BY DREW O’KANE
For most Christians, there seems to be a very common theme of working through personal spiritual difficulties that come with being fallen. Most Christians agree that we are all working out our salvation here on earth, along with bringing His kingdom to fulfillment, and other divine mandates. All those things then are part of the journey on which we embark when we give our lives to Christ. Quite an epic story, don’t you think?
But as always, this isn’t quite all the story. We also have other things that happen in our lives. Moments when God shines His grace on us. The moment when we accept Christ. Punctuations to our otherwise monotone lives of journeying.
And it is at this point that I would like to interject my personal thoughts. How do I reconcile the two ends on God’s purposes? Why do we have both the Journey and the Moment?
The grandeur of the Journey very much appeals to me. Knowing that my Heavenly Father holds all my life in His hands, to mold and shape into something beautiful, makes a rather strong impression. It gives, as it implies, a purpose, and a much larger plan than life seems to let on. It is as if the discrete moments have been erased from our life, and we look at it from miles above, seeing the interweaving of our happy, tragic, wonderful lives. The smearing out of our moments, much as Schrödinger would want it.
But then again, I am also very much wanting to have the Moment.
I want my life to be suddenly brought to a glorifying moment of perfection. I want problems solved, sickness healed, sins expunged, lives saved. The discrete moments of blinding suddenness; the momentary flashes of grace that are given to us; the soothing warmth of salvation lavished upon us in an instant. These are the Moments of divine intervention, and they are not that hard to miss.
But this war between the Moment and the Journey doesn’t end with my rather narcissistic observations. The entire problem of evil and suffering in the world seems to be found in this war. In the Moment, we find very much that is wrong. Poverty, rape, war, famine, and much death. Many people who suffer are suffering this moment. Our Moments spread across the globe and encompass immense amounts of tragedy. And even with all this tragedy our Moment gathers in many wonderful things as well. The birth of a child, the commitment of friends to each other, the giving of clothes and food to the poor and hungry. All these events are captured, both good and bad, within the Moment.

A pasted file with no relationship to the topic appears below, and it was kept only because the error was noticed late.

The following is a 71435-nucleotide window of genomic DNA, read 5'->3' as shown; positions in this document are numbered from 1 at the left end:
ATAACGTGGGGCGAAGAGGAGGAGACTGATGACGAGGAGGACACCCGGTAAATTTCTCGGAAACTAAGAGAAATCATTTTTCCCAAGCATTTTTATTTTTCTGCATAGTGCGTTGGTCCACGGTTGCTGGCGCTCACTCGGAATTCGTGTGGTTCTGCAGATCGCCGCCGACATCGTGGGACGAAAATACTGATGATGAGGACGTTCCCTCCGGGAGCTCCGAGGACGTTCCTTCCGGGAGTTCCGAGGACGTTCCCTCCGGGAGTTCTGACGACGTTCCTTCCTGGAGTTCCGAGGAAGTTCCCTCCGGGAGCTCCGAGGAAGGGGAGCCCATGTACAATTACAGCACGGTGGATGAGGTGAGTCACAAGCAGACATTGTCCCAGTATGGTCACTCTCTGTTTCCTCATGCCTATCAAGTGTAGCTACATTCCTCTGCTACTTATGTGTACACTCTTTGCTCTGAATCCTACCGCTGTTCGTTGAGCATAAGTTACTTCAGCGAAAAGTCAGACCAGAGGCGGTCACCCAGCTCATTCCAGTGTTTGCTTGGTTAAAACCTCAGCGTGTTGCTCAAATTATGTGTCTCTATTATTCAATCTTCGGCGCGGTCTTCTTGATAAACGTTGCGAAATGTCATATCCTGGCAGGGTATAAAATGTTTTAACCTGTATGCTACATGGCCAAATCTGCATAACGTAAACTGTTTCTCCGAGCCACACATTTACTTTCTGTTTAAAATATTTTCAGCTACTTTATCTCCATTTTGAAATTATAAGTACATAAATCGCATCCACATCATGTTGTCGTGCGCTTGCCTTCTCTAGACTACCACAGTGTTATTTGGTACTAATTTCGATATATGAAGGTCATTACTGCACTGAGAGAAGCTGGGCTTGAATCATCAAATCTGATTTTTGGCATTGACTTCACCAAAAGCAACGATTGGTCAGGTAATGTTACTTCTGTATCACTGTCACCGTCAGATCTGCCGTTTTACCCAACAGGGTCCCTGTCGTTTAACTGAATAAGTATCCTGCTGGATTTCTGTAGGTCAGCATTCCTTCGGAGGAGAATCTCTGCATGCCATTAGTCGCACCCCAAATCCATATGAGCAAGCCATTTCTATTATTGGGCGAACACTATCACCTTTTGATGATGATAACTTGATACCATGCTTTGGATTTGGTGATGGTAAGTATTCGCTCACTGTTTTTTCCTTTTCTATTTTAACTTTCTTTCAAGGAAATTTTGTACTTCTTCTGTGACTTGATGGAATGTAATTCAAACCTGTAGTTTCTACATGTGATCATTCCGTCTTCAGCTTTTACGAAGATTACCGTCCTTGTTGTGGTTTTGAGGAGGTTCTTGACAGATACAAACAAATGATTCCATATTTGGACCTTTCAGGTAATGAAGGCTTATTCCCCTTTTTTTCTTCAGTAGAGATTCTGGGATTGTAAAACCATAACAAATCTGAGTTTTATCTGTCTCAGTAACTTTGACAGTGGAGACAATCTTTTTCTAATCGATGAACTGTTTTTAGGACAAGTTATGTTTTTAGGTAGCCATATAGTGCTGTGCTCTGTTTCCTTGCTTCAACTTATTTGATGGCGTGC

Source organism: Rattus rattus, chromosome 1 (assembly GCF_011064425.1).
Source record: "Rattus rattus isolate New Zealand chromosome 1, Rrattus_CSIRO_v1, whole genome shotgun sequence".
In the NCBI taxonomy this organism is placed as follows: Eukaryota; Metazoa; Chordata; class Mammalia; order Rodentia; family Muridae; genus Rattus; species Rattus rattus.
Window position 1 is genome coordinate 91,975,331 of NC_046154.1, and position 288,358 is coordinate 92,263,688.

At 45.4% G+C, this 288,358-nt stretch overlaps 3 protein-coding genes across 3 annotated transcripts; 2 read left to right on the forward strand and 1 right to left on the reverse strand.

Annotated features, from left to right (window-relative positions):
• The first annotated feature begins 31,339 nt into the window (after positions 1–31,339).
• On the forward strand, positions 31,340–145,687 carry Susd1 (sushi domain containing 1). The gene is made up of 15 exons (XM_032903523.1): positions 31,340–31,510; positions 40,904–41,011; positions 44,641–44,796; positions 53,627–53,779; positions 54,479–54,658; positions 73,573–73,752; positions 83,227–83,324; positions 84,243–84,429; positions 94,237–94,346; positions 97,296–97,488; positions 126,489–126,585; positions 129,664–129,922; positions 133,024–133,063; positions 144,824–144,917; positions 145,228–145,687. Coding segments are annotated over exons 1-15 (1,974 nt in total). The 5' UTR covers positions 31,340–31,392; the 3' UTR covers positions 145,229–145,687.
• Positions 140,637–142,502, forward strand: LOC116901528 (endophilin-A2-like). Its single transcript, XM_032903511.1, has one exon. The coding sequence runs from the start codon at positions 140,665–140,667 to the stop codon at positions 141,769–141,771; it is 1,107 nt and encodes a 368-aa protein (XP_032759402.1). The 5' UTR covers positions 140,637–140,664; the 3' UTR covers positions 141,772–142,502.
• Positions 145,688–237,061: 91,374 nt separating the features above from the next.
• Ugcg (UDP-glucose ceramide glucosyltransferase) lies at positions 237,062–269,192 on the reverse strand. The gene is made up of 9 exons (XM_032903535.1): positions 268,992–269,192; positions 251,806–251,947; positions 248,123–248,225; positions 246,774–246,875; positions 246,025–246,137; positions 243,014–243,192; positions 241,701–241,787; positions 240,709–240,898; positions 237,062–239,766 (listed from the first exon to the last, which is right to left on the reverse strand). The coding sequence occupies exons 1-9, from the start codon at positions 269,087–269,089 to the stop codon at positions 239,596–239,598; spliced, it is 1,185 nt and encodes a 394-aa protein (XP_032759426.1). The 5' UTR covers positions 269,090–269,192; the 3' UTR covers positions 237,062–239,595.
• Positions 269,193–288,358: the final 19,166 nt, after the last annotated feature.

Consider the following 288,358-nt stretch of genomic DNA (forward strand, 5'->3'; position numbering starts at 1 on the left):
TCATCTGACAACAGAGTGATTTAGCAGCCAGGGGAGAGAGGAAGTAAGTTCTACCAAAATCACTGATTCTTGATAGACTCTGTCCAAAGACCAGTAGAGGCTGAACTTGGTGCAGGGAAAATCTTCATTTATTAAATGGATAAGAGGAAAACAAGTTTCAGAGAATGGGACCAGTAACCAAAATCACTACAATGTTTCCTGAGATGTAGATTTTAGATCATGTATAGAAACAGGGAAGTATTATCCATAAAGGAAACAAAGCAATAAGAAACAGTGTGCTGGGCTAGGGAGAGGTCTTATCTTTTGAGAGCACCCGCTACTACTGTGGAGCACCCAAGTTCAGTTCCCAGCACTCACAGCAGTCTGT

Which is precisely where our conflict shows itself.
Within the Moment, we have all of humanity both damming itself and carrying on towards Gomorrah, and yet at the same time saving itself from certain destruction. I must admit that, at this point, I cannot possibly understand how this makes any sense. From the overall perspective, we have a zero-sum game. One step forward, one step back. Where is the Kingdom of Heaven? Where is God working?
Perhaps we need the Journey to make sense of this. We cannot merely leave ourselves with the Moment, because in the Moment, we have all of humanity’s goodness and evil wrapped together, and not clearly pointing in any one direction. But then again, within the Journey, the Moment makes sense. Within the Journey are many Moments, and all these Moments gather together all of God’s work through and with humanity. And Moments become a Journey. Individual stories become the Church’s story. Human work becomes Divine work. The kingdom of man becomes the Kingdom of Heaven. Our lives are not merely lived in just the moment, or the journey. It is both. Christianity is both journey and moment.
God takes our Moments, and our days as the old hymn says, and lets them flow in a ceaseless Journey.